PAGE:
Monday, November 2, 2009

Just finished reading - John Brown, Abolitionist: The Man Who Killed Slavery, Sparked the Civil War and Seeded Civil Rights by David S. Reynolds

Much of the material in my recent posts on John Brown have come from thoughts that I had while reading this 500 page cultural biography. Author David S. Reynolds, an English and American Studies professor at New York University has produced a very solid look at Brown's life and his lasting impact on America's history and culture.

John Brown failed at nearly everything he did career- wise in life; as a farmer, tanner, and wool salesman he hemorrhaged money, lived in debt, and had a constant bad luck streak that fortunately few other men could claim. His one success was where his true passion resided; his antislavery work. Brown's hatred of slavery was inherited from his father and was spurred by an experience when he was a boy, when he saw a young black man beaten for no other reason than being of darker complexion.

That deep hatred would eventually drive Brown to drastic measures to stop slavery. Reynolds discusses in-depth Brown's fundamental Calvinistic and puritanical religiosity and how that abiding faith led him to a wage a holy war against slavery and those that practiced it. On the surface Brown's ties with the liberal Transcendentalist movement seem strange, but they become clearer as Reynolds explains the common connection between Brown and Emerson, Thoreau and others. Brown and the Transcendentalists both believed in a sense of "higher law." Man's laws were not to necessarily be obeyed if they conflicted with what they believed was God's laws. Brown believe above all others that human equality was God's all supreme law.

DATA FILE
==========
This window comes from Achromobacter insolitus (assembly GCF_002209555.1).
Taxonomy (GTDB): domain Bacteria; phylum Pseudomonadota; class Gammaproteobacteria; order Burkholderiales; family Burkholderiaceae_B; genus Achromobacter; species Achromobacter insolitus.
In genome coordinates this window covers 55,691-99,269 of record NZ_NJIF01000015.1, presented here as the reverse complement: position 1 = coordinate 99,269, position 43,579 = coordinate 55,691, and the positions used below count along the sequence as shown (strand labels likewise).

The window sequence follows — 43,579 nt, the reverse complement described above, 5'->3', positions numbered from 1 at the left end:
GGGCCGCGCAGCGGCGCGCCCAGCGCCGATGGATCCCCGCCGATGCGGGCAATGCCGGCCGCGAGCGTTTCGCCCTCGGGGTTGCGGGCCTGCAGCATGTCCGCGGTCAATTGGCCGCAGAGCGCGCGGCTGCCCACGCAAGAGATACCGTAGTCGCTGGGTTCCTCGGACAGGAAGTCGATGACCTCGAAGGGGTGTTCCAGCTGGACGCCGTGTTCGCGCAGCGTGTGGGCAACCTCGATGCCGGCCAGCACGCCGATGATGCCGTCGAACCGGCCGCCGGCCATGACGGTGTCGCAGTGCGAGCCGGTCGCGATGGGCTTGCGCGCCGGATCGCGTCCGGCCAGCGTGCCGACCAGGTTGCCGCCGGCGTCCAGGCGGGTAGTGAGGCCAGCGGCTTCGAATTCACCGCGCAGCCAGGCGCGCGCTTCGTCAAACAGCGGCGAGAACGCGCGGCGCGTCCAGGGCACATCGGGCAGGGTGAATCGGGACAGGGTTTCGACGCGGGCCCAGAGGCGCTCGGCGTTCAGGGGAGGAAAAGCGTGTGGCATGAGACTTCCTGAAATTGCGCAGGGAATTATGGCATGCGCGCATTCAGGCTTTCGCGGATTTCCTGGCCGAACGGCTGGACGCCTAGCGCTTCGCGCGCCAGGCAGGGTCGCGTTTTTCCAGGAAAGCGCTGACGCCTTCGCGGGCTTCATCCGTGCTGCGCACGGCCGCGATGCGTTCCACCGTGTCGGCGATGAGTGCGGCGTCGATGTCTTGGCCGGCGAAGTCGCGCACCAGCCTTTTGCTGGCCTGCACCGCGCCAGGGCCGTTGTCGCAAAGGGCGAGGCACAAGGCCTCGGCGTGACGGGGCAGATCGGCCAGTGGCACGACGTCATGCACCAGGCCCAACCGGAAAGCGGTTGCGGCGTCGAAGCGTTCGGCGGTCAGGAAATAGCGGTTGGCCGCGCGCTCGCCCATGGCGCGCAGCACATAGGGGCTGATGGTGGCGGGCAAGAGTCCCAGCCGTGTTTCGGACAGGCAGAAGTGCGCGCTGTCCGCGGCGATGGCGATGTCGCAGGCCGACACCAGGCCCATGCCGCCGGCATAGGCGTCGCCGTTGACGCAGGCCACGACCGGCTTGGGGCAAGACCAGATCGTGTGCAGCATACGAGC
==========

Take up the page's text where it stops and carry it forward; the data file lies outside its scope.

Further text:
In the aftermath of the Harpers Ferry raid many Northerners changed their opinion of John Brown. He was often lauded as martyr, they wrote songs about hims, and even those that condemned his actions, held him personally in high esteem for his unwavering commitment. On the other side Southerners hated him and the trouble he stirred up. He helped create a fear of slave insurrections that wouldn't end until slavery was abolished by the 13th Amendment; six years after Brown's death. African Americans from Frederick Douglass to W.E.B DuBois to Malcolm X all held Brown up as the model that all whites should emulate. Brown would always hold a special place in hearts of black Americans.

One aspect that Reynolds missed was the centennial observation of Brown's raid. In 1959 racial tensions were on edge as the Civil Rights Movement was beginning to evolve. There are some very interesting stories that relate to the Brown Centennial and race issues that would have made this "cultural biography" even more revealing. Another issue that I found was that Reynolds named the free black Baltimore and Ohio Railroad worker that was the first casualty in the raid as Shepherd Hayward. From what I have found in research is that he has it backward; it is Hayward Shepherd. This is certainly a small point but one that should have been caught by an editor or peer reader and corrected.

Undoubtedly the controversy will continue over whether Brown was a freedom fighter or terrorist; madman or martyr; committed servant of God or condemned anarchist. I recommend you read this book and others about Brown and make the decision for yourself.

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